- Comment Policy
- Contact Us
By Claudia Chen
The other day I was watching student presentations in my African American Women’s History class. One of the students’ research, which focused on objectification of women in mainstream hip-hop, stressed that the word “bitch” was wrong and oppressive in every single context that we use it in today. OK…I mean, but what about Bitch Magazine? And what about the ways that some women reclaim the term “bitch”?
The student went on to give an alternative perspective about Tupac’s opinions of women. She stated,
Now I know that some people, like feminists, say that Tupac shouldn’t speak for women because he’s a man, but I still think he’s right—and it is just more classy to use other terms like ‘ladies’.
There was a breakout of quiet commentary from a good half of our ten-student class. I heard my peers—mostly women of color—mutter about how they don’t call themselves feminist because of controversies like supposed allegations against Tupac’s morals.
I was so stunned. Was that how they really saw feminism? Was it this black and white? Would they see me as a hate-rallying asshole for calling myself a feminist and recognizing the need for women to have their own voices? And lastly, what’s with that whole “classy” deal?
I wanted to speak up.
In most cases, I would have, even though it usually ends with somebody telling me I’m freakishly opinionated and that they “disagree” with my experiences or feelings. (How does that make sense, seriously?) I didn’t. I remembered being there. I used to cradle concepts like Christ and the Ten Commandments, and I get the power of patriarchal norms for women like being “classy” and “ladylike.” But then I discovered mainstream white feminism, and how the aforementioned can be oppressive.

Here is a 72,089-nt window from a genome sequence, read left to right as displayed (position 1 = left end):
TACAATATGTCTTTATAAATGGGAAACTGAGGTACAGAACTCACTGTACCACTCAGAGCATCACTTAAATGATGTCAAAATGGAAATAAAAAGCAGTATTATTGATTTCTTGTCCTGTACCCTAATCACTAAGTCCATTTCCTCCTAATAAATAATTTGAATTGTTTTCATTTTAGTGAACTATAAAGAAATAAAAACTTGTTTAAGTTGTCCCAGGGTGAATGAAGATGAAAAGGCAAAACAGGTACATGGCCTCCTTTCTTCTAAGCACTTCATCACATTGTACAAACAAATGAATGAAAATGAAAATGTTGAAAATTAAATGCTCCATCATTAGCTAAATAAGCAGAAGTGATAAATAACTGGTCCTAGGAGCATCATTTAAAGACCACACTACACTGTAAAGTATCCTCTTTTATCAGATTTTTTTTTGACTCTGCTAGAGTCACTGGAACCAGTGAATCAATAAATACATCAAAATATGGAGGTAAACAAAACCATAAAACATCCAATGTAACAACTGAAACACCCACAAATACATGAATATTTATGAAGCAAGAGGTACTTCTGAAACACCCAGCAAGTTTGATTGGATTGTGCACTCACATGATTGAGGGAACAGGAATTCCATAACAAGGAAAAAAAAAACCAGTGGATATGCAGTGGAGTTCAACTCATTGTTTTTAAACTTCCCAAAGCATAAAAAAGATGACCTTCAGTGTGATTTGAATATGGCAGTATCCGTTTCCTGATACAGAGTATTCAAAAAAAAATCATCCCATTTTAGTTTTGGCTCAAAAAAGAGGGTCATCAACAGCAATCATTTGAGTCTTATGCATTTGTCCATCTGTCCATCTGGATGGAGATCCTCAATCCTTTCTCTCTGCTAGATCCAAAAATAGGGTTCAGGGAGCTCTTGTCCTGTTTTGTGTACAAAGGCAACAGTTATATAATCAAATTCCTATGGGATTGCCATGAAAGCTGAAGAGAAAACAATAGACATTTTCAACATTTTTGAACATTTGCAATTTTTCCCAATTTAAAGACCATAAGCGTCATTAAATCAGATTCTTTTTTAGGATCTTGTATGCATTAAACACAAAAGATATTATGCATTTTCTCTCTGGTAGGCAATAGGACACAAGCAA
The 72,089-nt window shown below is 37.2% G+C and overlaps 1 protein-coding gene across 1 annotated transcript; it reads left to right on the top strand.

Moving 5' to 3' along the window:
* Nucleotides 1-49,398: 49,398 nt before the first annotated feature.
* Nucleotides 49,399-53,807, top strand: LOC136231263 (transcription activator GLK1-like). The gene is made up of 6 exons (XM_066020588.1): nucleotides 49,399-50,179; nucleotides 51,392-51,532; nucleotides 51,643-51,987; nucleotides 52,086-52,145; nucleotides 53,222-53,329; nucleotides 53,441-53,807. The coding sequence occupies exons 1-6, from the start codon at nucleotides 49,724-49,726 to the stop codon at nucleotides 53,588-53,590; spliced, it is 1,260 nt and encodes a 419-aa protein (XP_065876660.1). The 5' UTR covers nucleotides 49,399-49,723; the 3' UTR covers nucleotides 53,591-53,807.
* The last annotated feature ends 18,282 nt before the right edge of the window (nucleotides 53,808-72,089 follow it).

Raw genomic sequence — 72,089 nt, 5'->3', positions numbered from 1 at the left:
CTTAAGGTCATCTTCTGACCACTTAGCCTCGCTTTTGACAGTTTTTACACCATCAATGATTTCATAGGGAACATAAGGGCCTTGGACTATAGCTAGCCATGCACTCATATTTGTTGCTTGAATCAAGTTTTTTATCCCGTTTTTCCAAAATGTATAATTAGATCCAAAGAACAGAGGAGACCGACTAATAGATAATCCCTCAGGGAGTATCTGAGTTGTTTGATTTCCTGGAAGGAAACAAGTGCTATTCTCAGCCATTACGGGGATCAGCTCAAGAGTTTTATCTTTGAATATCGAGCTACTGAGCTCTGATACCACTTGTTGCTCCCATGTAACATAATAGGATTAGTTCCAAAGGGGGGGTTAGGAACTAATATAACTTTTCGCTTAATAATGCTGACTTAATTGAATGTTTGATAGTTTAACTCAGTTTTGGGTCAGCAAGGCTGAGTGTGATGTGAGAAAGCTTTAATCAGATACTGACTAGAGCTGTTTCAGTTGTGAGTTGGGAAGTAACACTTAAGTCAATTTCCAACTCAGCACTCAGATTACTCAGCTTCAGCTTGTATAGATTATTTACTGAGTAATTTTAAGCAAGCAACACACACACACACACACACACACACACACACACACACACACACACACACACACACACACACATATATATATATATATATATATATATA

I loved following body-beauty blogs, and I remember getting embarrassingly stoked about events like Slut Walk, mainly organized by and composed of white, middle-class cisgender women. Feminism became my Bible, even though it never had any intention of including a narrative like mine.
I’m queer, Asian-American, my family is low-income, and I use gender neutral pronouns. I write poetry and spit spoken word at open mics because my voice is important. I engage others in dialogue about Asian fetishization, ableism, and dragon ladies.
The truth of it is, I didn’t march in Slut Walk, and trite statements like “Your body is beautiful no matter what you say,” are no longer my mantra. My feminism is evolving. Today it’s more nuanced. For me, feminism is a story. It’s multiple stories. It’s my mother leaving my abusive father and moving back to her homeland, where she works three jobs to provide for my younger sister and send the college textbook money and living expenses that my dad won’t pay for. It’s European-featured Barbie dolls made in Taiwan, disassembling class privilege as part of the discussion around girl-on-girl hate, and not seeing low-income women of color as inherently “trashy sluts.” It’s Queen Latifah’s U.N.I.T.Y., solidarity, and responsible allyship among people of all genders. And while feminism is not a one-size-fits-all narrative, it’s neither white nor simply black and white, and neither is it a bad word to claim. Feminism is nuanced unfolding story-lines that center upon women’s lives, rights, voices, desires, right to naming, etc. Maybe one day my classmates will see that, too.
Claudia Chen is a first-year Communications and Rhetorical Studies major at Syracuse University. Claudia is Public Relations Chair for Asian Students in America (ASIA), the sole pan-Asian student organization on campus, and currently interns for ImMEDIAte Justice, a Los Angeles based organization aiming to empower young women to share their experience of reproductive justice through film. Claudia facilitated regional and statewide workshops with Gay-Straight Alliance Network for the past three years, and has been a guest speaker on the Dr. Phil show, various banquets, the 2011 API Equality LA Crossroads Symposium, as well as for Nickelodeon star Avan Jogia’s Straight But Not Narrow campaign.